Social media tips for clubs and districts
Rotarians met during the 2009 RI Convention in Birmingham, England, to discuss forming a social networking fellowship. Photo courtesy The Rotarians on Social Networks Fellowship
Rotarians continue to find creative ways to use social networking to strengthen their clubs.
Rotary clubs have used Twitter, Facebook, and other social media to promote events, find Rotary Youth Exchange participants, or connect with high school students who want to form Interact clubs.
There's even a Rotary Fellowship aimed at building friendships and support service through safe and effective social networking. During the 2009 RI Convention in Birmingham, England, a group of Rotarians interested in social media met to discuss forming a fellowship. Recognized by the RI Board in June, The Rotarians on Social Networks Fellowship has grown from an initial 488 members to almost 970 in 79 countries.
"Members offer advice on how to determine goals for developing a presence on a social network, and how to best achieve those goals," said Simone Carot Collins, president of the fellowship and of the Rotary Club of Freshwater Bay, Western Australia, Australia. "We also coordinate a few things that anyone can collaborate on, such as maps showing Rotary zone, district, and club locations throughout the world."
A group of volunteers, or "champions," provide Rotarians in their area with step-by-step assistance in setting up social media accounts. There are now 195 champions available to help particular districts, and 20 in charge of individual Rotary zones.
If you’re daunted by social media, start with these tips developed by a panel of Rotarians during RI's social media webinars:
1. View websites and social media as part of your public relations and marketing budget. Your online presence should not be an isolated expense or something for the “techie” person of the club to work on alone. It should have the club’s support, with several Rotarians involved.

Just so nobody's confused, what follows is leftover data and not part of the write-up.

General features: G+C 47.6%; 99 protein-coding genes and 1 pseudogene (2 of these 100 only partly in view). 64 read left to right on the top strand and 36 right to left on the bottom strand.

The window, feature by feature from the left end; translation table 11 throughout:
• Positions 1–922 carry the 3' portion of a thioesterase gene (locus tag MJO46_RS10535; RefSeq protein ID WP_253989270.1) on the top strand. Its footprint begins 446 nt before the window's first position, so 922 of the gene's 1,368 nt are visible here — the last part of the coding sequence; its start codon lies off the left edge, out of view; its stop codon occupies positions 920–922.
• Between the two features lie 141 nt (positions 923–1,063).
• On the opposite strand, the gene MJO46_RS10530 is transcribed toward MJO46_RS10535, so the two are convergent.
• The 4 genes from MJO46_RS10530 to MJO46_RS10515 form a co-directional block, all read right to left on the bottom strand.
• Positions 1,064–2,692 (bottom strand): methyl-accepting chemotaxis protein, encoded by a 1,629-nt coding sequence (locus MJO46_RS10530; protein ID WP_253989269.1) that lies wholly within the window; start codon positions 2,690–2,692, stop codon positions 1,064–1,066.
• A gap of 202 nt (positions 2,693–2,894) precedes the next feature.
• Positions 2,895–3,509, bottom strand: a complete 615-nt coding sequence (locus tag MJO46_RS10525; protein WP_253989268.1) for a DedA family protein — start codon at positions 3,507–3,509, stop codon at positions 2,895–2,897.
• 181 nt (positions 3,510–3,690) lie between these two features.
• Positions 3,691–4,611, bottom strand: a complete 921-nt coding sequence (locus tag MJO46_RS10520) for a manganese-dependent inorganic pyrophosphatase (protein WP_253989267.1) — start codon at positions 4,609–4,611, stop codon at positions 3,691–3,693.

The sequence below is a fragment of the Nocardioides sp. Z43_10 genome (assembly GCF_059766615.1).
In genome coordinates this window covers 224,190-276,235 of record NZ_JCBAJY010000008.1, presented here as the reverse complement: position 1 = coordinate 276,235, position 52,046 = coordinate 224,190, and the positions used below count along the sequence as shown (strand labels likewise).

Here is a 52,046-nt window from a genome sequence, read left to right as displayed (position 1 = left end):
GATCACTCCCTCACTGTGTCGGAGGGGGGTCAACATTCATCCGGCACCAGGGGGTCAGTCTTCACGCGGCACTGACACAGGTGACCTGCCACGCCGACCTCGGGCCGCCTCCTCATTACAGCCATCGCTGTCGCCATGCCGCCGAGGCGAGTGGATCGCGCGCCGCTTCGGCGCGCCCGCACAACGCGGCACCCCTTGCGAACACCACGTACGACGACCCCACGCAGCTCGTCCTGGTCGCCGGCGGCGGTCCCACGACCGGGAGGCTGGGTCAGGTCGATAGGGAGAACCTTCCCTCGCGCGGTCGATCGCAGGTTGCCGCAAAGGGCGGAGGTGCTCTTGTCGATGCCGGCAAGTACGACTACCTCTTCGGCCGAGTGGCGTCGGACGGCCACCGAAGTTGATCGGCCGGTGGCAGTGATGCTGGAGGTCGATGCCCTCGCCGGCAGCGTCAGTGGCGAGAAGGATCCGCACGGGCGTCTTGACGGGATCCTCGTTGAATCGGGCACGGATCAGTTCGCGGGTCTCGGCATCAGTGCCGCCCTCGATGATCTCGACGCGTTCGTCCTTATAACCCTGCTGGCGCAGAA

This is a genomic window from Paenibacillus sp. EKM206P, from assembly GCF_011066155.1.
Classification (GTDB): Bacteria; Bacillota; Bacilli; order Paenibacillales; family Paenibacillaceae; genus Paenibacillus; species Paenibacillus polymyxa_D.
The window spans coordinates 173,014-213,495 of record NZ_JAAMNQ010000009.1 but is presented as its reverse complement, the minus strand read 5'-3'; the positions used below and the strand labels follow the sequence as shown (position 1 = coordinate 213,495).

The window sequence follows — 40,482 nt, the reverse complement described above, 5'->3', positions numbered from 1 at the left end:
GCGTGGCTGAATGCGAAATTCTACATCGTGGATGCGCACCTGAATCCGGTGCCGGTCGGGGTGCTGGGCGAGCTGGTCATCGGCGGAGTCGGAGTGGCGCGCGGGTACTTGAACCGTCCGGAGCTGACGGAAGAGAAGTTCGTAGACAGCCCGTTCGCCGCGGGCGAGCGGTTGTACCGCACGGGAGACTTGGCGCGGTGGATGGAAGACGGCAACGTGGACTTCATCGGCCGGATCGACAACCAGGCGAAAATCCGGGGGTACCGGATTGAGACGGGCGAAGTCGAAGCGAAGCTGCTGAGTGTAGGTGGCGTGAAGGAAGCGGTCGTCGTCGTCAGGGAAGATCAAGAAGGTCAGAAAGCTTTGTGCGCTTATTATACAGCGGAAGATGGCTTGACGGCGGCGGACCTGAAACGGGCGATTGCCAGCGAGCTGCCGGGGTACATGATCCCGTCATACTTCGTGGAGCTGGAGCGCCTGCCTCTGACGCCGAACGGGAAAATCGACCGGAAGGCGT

2. Go online before you start your own social media page, and see what other clubs and organizations are doing. Note what you like and what you think would work well for communicating to the community and reaching your goals.
3. Develop a communications plan. This includes identifying an intended audience (e.g., prospective Rotarians, community leaders), goals (e.g., to let the community know what your club does, to find new members), and a message (e.g., "We're a club that has a signature project," "We're a club that offers fun fellowship and service opportunities").
4. Update your page regularly (but not too often) with photos, videos, and text. Plan to update your Facebook page at least once a week, but not five times a day. If you update too much, people will become overwhelmed and tune you out. If you don't update enough, people will think your club isn't active. Ask several club members (perhaps your committee chairs) to share the responsibility of updating your page.
5. Designate moderators. Check all social media sites for spam or other inappropriate comments nearly every day. Distribute the moderation duties among several people.
6. Look professional. Social media pages are a reflection of your club. Check your spelling, and use the Rotary emblem correctly. See www.rotary.org/graphics .
7. Be genuine, conversational, and fun. Share items that will interest your audience.
8. Reach out to other community organizations, especially potential project partners. Also connect with the news media and with local business and government leaders on Twitter and Facebook. Social networking is about building relationships.
9. Promote your social media pages. Include links to them on your club's website, in e-mails, and in print publications.
10. Be safe, but don’t be afraid. You won't break the Internet! But remember that social media sites are public, so don’t include personal information. Also, sites can frequently change their policies, so review privacy settings regularly.